It's always been a given that a service provider who does not directly charge customers can only pay the bills and employees if they're being subsidized, either by the government, advertising or leasing access to their clients' information. The more information the service provider has, the more they can charge their own clients for access to that information. There's really nothing new to this.
The Washington Post headline is absolutely astonishing:“Black-clad antifa members attack peaceful right-wing demonstrators in Berkeley”Seriously, an astute reader these days would think the masthead above such a headline would read, “Washington Times,” not “Washington Post.” After months of talking and writing about the major political media shrugging their collective shoulders when confronted by the violent political left in this country, I was quite pleasantly surprised to see the L.A....
To be clear, this column is about influential media pundits and reporters choosing which violent groups they report ... and which they ignore.“... anti-fascists stand up and kick the -- — out of fascists. That’s what we need!”As reported by The Daily Caller, that’s Norman Clement, a member of the left-wing ANSWER Coalition, introducing speakers at a Hartford, Connecticut, Sunday night vigil to “reflect” on the Charlottesville violence over the weekend.
Muck Rack makes it simple to find people, tweets, or articles that mention any name, keyword, company, hashtag etc. We've compiled this guide to help you make the most of your search.
Selecting a term
Start searching tweets, articles from media outlets, articles mentioned in tweets, journalists'
names, titles and bios with some suggested searches:
Companies or Topics (e.g. iPhone, Microsoft)
Phrases (e.g. "cloud computing") — use quotes to keep the terms together
Twitter handles (e.g. @username) — returns those who have mentioned or replied to
Names (e.g. "David Pogue")
Hashtags (e.g. #sxsw, #london2012)
Bio details (e.g. vegan, Olympics, father)
Muck Rack's Advanced Search allows for many boolean operators.
Find results that mention multiple specified terms, use AND or
+. For example, ensure each result contains both Elon Musk and Mark Zuckerberg by
searching Musk AND Zuckerberg or Musk + Zuckerberg.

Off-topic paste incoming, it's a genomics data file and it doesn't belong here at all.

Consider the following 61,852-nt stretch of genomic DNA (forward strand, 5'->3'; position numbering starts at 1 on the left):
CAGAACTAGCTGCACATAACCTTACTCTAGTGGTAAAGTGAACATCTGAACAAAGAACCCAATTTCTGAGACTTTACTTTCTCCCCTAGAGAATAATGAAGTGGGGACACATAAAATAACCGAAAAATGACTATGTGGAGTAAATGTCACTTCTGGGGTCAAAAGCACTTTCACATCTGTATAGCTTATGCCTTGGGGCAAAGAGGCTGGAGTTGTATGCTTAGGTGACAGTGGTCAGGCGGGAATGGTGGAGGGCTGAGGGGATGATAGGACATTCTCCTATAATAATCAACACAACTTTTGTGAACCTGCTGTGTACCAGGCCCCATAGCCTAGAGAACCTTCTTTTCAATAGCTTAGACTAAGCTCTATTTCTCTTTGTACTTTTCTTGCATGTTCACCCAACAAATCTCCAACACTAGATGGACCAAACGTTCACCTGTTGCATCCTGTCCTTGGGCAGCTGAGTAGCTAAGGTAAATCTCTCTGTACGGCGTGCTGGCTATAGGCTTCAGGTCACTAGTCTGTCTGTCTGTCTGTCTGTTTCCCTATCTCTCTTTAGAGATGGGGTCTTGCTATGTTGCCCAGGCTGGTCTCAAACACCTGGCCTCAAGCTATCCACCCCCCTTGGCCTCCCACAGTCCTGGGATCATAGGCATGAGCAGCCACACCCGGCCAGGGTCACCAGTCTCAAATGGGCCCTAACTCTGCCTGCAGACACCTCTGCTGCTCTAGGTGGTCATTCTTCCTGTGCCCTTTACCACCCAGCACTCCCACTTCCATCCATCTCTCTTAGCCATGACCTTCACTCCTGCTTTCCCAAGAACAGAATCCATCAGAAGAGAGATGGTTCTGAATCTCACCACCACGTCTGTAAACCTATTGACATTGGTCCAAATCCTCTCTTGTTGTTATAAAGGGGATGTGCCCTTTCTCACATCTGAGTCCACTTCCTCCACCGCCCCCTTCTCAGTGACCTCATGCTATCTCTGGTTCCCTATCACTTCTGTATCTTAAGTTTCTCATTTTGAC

Use the operators OR or , to broaden your search when you'd like either of
multiple terms to appear in results. (This is the default behavior of our search when no operators
are used). For example, results will contain either cake or cookie by searching cake OR cookie or cake,cookie
Use NOT or - to subtract results from your search. For
example, searching Disney will yield results about the Walt Disney Company as well as Walt Disney
World Resort. To exclude mentions of Disney World, search for Disney -World or Disney
When using one of these operators with a phrase, enclose it in quotation marks. For example, you can
find results about smartphones excluding Apple's iPhone 4S by searching smartphone -"iPhone
Exact case matching or punctuation
If you're searching for a brand name or keyword that relies on specific punctuation marks or capitalization, you can
find results that match your exact query by adding matchcase: before the keyword you're searching for, like matchcase:E*TRADE .
Use parentheses to separate multiple
boolean phrases. For example, to find journalists talking about having fun in Disney World or
Disneyland, search for ("disney world" OR disneyland) AND fun.
An asterisk can be used to search for any variation of a root word truncated by the asterisk. For example, searching for admin* will return results for administrator, administration, administer, administered, etc.
A near operator is an AND operator where you can control the distance between the words. You can vary the distance the near operation uses by adding a forward slash and number (between 0-99) such as strawberries NEAR/10 "whipped cream", which means the strawberries must exist within 10 words of "whipped cream".